Turns out that similar trails ended up good for Khaleesi. Loop 2 was a repeat of loop 1 without an out and back extension- so though at first heading back out was not her first choice, once she got going it was like ‘ok, I know this road…’ and when we didn’t turn to add the 12 miles but kept on toward camp they got a burst of happy energy. The second loop was pretty successful due to its familiarity!
Also the trails were so well marked with pie plate X’s anywhere you might have made a wrong turn that we did not get lost (we missed a turn but that was minimal and the lack of marking made it pretty obvious).
The ride was a mixture of the edge between farm fields and swamp woods and new single track trail built into the woods snaking through trees which is our specialty.
As we got our rhythm Elyse’s horse took lead on the field sections as she loved to canter on and we got sent into the single tracks first where Khaleesi was all business cutting her way around and through like a pro. One section was not so easy to follow the ground and you really had to watch for the ribbons and I swear that mare started looking for them on her own as we trotted through the woods. That was fun for both of us. I think she gets bored with the open field running.
All the vet checks went well. No gait/lameness issues. After the second loop – we’d gone pretty quick and not stopped long for hay at one of the spotter points- she had low gut sounds and the vet held our card. As she’s been voraciously trying to eat everything in the vet line I was confident she’d eat the entire hold, was indeed doing well and we’d be good to go (which was all true).
Besides the fact that we were moving along and not eating a lot, Lynne told me that excessive cantering quiets down their guts and gave me some ideas to help with that. It’s not an issue we have much here in the mountains.
I rode the entire day with a heart monitor and she never rose above 150bpm. Not even in long canter stretches. We generally stayed between 110-130 if we were moving and she dropped like a stone when we stopped. Cool temps and no hills made for those details. Never an issue dropping right away for the vet checks and it was cool enough that tack on was allowed which we did the first check. By the second check it was approaching 50 degrees and I thought she’d enjoy a break from the saddle.
I was surprised we kept such a nice pace up and though all the horses hit that lull around mile 38 where they all seemed tired and we let them walk and eat a little to refuel- once the fuel hit we were strong and solid again. The last ten miles went back up at good strong pace and we cantered albeit a much more controlled canter than the start- into the finish line.
Official ride clock time put us at 7hours 45 minutes tied for 14th place. We pulled into camp just ahead of 4:30 and thankfully still warm(ish) and light.
Khaleesi passed vet check with no issues and after Dr. Bullock gave the official capital C (completed) Kelly (our vet) came over and couldn’t help but share how excited she was:
You wouldn’t believe how lame this horse was just over a week ago!! Jaime has done an amazing job with her- she looks great!!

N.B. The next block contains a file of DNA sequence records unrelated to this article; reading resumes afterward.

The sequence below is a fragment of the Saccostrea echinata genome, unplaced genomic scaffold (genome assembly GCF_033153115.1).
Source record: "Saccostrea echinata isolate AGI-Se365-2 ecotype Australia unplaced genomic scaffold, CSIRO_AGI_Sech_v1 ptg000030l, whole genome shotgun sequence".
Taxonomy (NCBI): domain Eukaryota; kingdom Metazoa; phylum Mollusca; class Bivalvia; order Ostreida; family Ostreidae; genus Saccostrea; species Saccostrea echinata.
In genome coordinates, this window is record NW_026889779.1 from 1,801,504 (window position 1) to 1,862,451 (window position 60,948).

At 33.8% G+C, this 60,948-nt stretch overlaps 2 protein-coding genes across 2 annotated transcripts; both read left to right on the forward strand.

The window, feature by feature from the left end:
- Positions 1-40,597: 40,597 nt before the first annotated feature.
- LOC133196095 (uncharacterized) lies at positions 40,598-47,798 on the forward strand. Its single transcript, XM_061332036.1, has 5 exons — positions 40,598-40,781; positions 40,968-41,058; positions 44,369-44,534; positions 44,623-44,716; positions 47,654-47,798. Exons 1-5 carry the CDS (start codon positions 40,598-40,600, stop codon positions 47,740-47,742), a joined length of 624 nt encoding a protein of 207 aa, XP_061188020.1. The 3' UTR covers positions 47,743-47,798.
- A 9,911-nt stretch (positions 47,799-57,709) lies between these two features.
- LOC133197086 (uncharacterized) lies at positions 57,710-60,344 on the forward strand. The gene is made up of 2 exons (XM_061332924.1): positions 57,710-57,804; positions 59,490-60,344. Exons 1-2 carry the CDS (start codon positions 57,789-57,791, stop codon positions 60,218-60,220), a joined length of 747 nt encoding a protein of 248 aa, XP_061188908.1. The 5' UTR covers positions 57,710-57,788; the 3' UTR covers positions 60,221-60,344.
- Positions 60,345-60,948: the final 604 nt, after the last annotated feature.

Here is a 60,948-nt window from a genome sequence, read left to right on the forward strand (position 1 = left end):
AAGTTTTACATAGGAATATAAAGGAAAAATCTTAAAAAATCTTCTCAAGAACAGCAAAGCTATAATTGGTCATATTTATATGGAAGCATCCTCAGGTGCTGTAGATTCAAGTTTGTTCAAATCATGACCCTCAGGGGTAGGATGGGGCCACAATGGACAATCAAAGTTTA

(I really don’t feel like I did anything actually)
Khaleesi looked the best she has after a 50 to date. Sure, this is probably in most ways the ‘easiest’ 50 we’ve done but I will also aretuibite it to learning the lesson of REST. she hadn’t been ridden in 15 days before this ride except one 2 mile test-leg stretch where we only walked to be sure the shoe was ok.
She wasn’t stiff, walking nicely, good life in her eyes, hungry, happy even.
As Amy reminded me:
She could have done another loop. You did your job well…. that 100 might be sooner than you think for her!
Me on the other hand… the constant trotting wore me out! I just am not used to it up in the mountains. And as the day wore on she began to find that big fast trot I hadn’t seen before- she started the ride offering more cantering even while others were trotting. By the end of the day Chianti was cantering and Khaleesi was trotting at speed. Be careful what you wish for- I would have loved to sit that lovely canter at that point in the day.
50 miles of trotting though gave me a lot of time to work on my riding. Balance and diagonal changes especially. I believe my balance is improving a lot especially working with Noel T. at the gym to strengthen evenly and work on not havening a weak side has made a difference.
However the left diagonal is still not as good and as the day wore on and we both got a little tired when I’d switch to it she would fuss at me, flip her ears back to me and try to ask me what I’m doing?! Sometimes she’d toss me back to the right, sometimes she’d pick me up into a canter.
Our decent finish time and the fact that she looked so good were the basis for Iva and I deciding to pack it in and go home. One more sub-zero night with an early morning pack up didn’t sound nearly as good as a hot tub and bourbon drink before climbing into my warm bed.
We got on the road before 7pm and though a little tired, adrenaline was still going. We stopped for gas and I decided to try one of those little energy drinks- when I got back in the truck and gave it a shot I grimaced and exclaimed
Yuck! That tastes like crushed up sweet tarts!
To which Iva laughed and said –
You just made the same face Khaleesi does when you electrolyte her!
We got a good laugh.
The energy drink must have helped because I was completely awake as I pulled into the barn at 11:30, Khaleesi dragged me to the field and cantered around bossing the herd again looking sound and happy.
As predicted I enjoyed the hot tub and bourbon before sleeping soundly in my own warm bed.
Next stop the No Frills.